portsmon has survived many changes in FreeBSD. The first was from CVS to SVN. More recently, the ports build farm has been switched over from the old portbuild codebase to a completely rewritten system. Our discussion dealt with the changes that I needed to make to port over to the new system; what the future changes to the new system would be; and changes that I requested that would make portsmon's job easier. These changes have now been incorporated. The next task is to catch up with the change from GNATS to Bugzilla; by that point, all of the inputs to portsmon will have been switched over from their initial codebase.
If everything was awesome and there were never IP fragments, all TCP and UDP frames would always have the TCP/UDP header stamped on them, and the NIC could hash the TCP/UDP header in hardware to calculate the destination queue to receive traffic on.
However, everything isn't awesome and there will be cases where IP frames are fragmented. When this happens, the first frame in the fragment has the IPv4 header and the TCP/UDP header - but the subsequent fragments only have the IPv4 header. That means there's not enough information in the rest of the fragments to hash them to the same hash value and thus hardware queue as the first fragment - only the first has the full IPv4+TCP/UDP information.
The Intel and Chelsio NICs will hash on all packets that are fragmented by only hashing on the IPv4 details. So, if it's a fragmented TCP or UDP frame, it will hash the first fragment the same as the others - it'll ignore the TCP/UDP details and only hash on the IPv4 frame. This means that all the fragments in a given IP datagram will hash to the same value and thus the same queue.
But if there are a mix of fragmented and non-fragmented packets in a given flow - for example, small versus larger UDP frames - then some may be hashed via the IPv4+TCP or IPv4+UDP details and some will just be hashed via the IPv4 details. This means that packets in the same flow will end up being received in different receive queues and thus highly likely be processed out of order.
The Linux intel driver code flipped off IPv4+UDP hashing a while ago - they hash UDP frames by their IPv4 details only and then do whatever other load balancing in the kernel they choose. I found this and updated the FreeBSD drivers to do the same. This should result in less out of order UDP frames for UDP heavy workloads. I'm not sure about the Chelsio driver yet - when I convert it to the RSS framework it'll disable IPv4+UDP hashing if that isn't enabled at boot time. This is a good stop-gap, but it's not the whole story.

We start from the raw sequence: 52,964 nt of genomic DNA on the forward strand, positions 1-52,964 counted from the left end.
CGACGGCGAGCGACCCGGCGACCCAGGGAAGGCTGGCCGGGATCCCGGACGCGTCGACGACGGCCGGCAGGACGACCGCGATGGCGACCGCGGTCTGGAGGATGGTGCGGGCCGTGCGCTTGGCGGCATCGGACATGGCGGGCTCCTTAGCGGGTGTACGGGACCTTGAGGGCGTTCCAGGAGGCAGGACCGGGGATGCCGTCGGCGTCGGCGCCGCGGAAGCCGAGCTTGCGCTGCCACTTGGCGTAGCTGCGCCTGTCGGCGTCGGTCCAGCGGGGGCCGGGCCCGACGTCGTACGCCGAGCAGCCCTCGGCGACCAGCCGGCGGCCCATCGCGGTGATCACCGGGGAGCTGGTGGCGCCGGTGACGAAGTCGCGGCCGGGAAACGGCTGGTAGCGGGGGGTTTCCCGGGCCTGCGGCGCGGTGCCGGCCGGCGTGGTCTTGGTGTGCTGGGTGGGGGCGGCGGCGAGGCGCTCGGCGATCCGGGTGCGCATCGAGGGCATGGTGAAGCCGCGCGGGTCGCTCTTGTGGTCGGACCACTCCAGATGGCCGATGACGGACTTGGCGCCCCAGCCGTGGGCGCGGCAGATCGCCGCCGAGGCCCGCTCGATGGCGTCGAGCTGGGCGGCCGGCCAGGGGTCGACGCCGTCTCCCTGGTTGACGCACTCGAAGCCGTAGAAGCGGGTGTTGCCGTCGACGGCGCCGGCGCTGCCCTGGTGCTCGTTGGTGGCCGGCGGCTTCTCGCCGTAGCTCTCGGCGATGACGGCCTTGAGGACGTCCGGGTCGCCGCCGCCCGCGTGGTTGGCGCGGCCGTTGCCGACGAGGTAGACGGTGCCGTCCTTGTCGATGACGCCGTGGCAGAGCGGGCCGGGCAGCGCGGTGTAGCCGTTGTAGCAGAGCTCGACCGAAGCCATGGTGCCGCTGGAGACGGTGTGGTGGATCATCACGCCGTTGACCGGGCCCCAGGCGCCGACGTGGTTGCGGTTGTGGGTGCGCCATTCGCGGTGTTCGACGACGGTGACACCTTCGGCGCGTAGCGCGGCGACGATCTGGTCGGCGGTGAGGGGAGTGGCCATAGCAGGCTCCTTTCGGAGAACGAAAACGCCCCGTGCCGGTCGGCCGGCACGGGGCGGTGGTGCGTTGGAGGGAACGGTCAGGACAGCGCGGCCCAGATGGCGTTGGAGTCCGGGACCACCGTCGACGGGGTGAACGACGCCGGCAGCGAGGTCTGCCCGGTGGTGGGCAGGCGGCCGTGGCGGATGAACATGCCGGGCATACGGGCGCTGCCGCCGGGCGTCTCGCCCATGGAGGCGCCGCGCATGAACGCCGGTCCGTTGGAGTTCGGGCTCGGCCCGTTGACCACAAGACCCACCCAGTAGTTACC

TCP is where it gets annoying. People don't want to flip off IPv4+TCP hashing as they're convinced that the TCP MSS negotiation and path-MTU discovery stuff will prevent there from being any IP fragmented TCP frames. But, well, that's not really viable in the real world. There are too many misconfigured networks out there and IP fragmentation does occur. So this is also a problem for TCP. This means that the IPv4 fragmented TCP frames in those sessions will come into another receive queue and CPU and this will show up as out of order data.
So, what's this all have to do with receive side scaling?
With RSS, there's a well defined hash for packets and a configuration for what the operating system and NICs are supposed to be doing. It's entirely possible that we'll configure IPv4+TCP to be hashed and also entirely possible we'll see IP fragments showing up on other CPUs. So in order to have the TCP stack run on the right CPU, the IP fragments need to be assembled on whichever CPU they're received upon and then re-injected into the correct destination queue to run on the correct CPU.
Fortunately the FreeBSD netisr scheme makes this easy.
So what I'm doing in my branch (and what will soon show up in -HEAD) is thus:
- UDP is still hashed as IPv4-only frames for now. I'll change that later to hash on IPv4+UDP and have things reinjected on the correct destination RSS bucket / netisr queue / CPU.
- I create one netisr thread, pinned to a CPU, for each RSS CPU that's defined.
- Ideally I'd create one netisr thread for each RSS bucket and pin that, but that'll come later.
- IP fragments will be hashed to whatever the IPv4 hash calculates, so fragment reassembly will occur on some CPU;
- .. and it's the same CPU for all frames in a fragmented datagram.
- Then when the fragment is reassembled, a software hash is calculated for the newly reassembled frame.
- If RSS is configured to hash for IPv4 only, then it'll see that the hash on the reassembled datagram matches the configured hash for that packet type and reuse it.